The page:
When Three Billboards Outside Ebbing, Missouri premiered at the Venice Film Festival it was hard not to imagine that it would be a contender in the Oscar race. It really hit a chord. While Frances McDormand is now a best actress favourite for her portrayal of a mother erecting billboards in order to get the local sheriff to investigate her daughter’s murder, writer-director Martin McDonagh cannot be ignored, especially after he won Venice’s best screenplay prize.
Best known for his plays, including Beauty Queen of Leenane, McDonagh is a master at crackling dialogue, a talent he also displayed in his previous two crime movies, In Bruges and Seven Psychopaths which both starred Colin Farrell.
“I wanted to write a strong female lead character because my first two films were quite male-dominated,” the 47 year-old explains. “Most of my early plays had strong female leads but I hadn’t really done that in cinema. In my mind I’m always writing strong female characters but the evidence isn't in the movies I’ve made, so I was determined to rectify that. I got this idea about these painful, angry billboards. I saw something similar on a trip through America and wondered who put them up and what kind of pain it came from. Once I’d decided it was a mother’s pain the story almost wrote itself.”
McDormand’s Mildred Hayes, probably her best character since Marge Gunderson in Fargo, will not take no for an answer. She argues with the sheriff and a corrupt police officer, played respectively by Woody Harrelson and Sam Rockwell, two of the stars of Seven Psychopaths. The scenario is painful and funny at once, a trait of McDonagh’s work, and it all comes down to his ear for dialogue.
"In my mind I’m always writing strong female characters but the evidence isn't in the movies I’ve made."
“I like dialogue,” he says, “ and I naturally write that way. It’s like copying down a conversation that's happening. It’s like two people are talking in my head and if it’s good you have to keep up with how quickly they’re talking. I don't really think about it any more; it comes easily because of my theatre background. It comes from knowing a character or being open to their idiosyncrasies or darknesses and hopes and dreams. Dialogue shouldn't be about conveying plot or moving the story along. It should be its own raison d’etre. It should be the joy even if it’s dark and peculiar.”
London-born of Irish parents, McDonagh spent his early summers in Country Galway and eventually set his first plays there. He wanted to expand when he came to cinema. While In Bruges was the story of ill-fated Irish hitmen set in Belgium, his last two movies have taken place in the American great outdoors. He says neither story was told from the European point of view.
“I wanted Three Billboards to be as American-feeling as possible. I’m a big fan of American films of the '80s and I wanted it to be part of that ilk. Paris, Texas from 1984 is one of my favourite films and that was made by a German fellow, Wim Wenders.”
Would McDonagh call Three Billboards a western? “No, other people see it that way and I think Frances does more than me. Though I can see those aspects and I wouldn't mind if people do.”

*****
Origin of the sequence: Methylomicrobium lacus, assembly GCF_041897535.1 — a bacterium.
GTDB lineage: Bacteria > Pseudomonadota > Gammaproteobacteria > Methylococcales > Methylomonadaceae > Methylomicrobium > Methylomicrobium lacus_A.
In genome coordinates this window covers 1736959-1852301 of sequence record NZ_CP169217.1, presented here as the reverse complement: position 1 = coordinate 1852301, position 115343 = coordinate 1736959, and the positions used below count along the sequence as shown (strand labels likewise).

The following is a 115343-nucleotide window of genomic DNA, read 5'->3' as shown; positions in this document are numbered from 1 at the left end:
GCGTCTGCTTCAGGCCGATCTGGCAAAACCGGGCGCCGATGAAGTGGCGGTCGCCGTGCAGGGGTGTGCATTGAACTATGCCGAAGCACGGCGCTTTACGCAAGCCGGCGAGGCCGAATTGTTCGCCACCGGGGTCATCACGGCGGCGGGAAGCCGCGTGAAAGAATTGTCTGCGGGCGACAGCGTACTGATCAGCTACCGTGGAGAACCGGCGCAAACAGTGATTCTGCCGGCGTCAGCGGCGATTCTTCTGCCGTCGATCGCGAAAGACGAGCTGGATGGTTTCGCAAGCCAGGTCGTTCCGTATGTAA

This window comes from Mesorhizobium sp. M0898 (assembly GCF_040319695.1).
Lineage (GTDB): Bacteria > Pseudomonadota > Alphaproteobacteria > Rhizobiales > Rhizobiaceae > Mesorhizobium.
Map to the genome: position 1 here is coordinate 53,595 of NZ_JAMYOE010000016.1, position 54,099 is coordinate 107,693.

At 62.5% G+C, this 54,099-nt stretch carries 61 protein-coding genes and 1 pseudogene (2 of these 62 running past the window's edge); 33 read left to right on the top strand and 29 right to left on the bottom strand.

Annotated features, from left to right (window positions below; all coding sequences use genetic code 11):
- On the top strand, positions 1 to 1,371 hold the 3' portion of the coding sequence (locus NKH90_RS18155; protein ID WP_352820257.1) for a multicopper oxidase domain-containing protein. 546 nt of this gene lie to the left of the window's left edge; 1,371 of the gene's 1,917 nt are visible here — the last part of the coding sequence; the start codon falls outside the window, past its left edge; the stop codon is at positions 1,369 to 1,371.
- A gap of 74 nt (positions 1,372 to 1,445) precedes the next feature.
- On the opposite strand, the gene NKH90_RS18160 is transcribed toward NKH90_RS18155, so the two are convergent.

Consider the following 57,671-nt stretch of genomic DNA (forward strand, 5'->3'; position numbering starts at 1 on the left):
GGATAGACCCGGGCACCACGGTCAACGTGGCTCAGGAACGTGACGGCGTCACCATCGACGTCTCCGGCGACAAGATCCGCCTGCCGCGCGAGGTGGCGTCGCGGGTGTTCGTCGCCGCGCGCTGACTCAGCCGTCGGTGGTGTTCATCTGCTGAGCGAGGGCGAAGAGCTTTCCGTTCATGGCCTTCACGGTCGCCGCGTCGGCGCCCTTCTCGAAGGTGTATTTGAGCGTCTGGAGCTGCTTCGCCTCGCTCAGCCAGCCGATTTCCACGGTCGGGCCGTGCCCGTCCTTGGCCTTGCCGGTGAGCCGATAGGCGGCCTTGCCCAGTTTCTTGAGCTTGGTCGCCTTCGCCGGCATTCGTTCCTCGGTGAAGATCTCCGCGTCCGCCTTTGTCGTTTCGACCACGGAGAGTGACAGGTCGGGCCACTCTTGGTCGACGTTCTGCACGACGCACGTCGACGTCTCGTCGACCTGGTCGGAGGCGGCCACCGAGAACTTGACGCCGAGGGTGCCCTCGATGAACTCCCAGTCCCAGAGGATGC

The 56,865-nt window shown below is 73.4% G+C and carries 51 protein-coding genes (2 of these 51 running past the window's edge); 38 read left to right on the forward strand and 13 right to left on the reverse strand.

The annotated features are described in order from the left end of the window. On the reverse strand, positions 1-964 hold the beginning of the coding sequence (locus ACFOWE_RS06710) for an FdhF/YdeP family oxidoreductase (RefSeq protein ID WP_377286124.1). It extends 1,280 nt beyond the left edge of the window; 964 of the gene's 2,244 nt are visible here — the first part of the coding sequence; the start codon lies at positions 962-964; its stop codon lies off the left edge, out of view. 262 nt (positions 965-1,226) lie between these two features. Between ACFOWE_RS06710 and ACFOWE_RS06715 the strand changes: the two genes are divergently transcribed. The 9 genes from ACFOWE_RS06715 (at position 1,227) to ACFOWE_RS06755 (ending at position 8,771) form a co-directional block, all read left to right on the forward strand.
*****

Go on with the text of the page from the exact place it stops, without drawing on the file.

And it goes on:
He wrote the lead role specifically for McDormand. “There’s no one else I could imagine could do that part. Fran is not only a great actress, she’s a force to be reckoned with and has great dexterity with humour, but she doesn't overplay it. She doesn't try to make you laugh in this film; she almost throws away humorous lines and makes them funnier. She comes from a working class background like I do and we wanted Mildred to be from that world. We were determined not to be patronising or caricature-ish about her and I think we succeeded.”
McDonagh insists that his actors stick to his script as much as possible. As in the theatre he likes to rehearse. “I like actors to have as much input in their jobs as possible. The actors are everything in a movie, really. If they have an issue with a line or a way of saying something then I would certainly listen. But I’ve grouped together a bunch of actors I’ve worked with before, like a little stage company almost, and they know the drill.”
Still, poor Abbie Cornish. When McDonagh all but cut her out of Seven Psychopaths he told me he’d find her a bigger role in his next film. He still hasn’t delivered big for the Aussie actress in Three Billboards though at least he allowed her to keep her native accent as Harrelson’s wife.
“Ahhh, yes, yes,” McDonagh says with a guilty chuckle. “I love Abbie, it’s bit by bit. She’ll be the lead soon, ha ha! I’ve got to stop giving her tiny roles--and there was a bit more in this one too. I’ve found lately I write lots of characters, but once I come to the edit it all becomes about the lead story and twice that's meant some of the smaller characters haven’t been so big.”
He should come to Australia to make a film then?
“I know, I should write an Australian film.”
Maybe he could make it with his brother, director John Michael McDonagh (the screenwriter of Gregor Jordan’s 2003 film Ned Kelly with Heath Ledger) who usually collaborates with his Australian producer wife, Elizabeth Eves?
“No, not with my brother. On my own,” Martin insists, as he is dragged out the door. They do love each other though, just not on the same movie.
Three Billboards Outside Ebbing, Missouri opens in Australia on January 1, 2018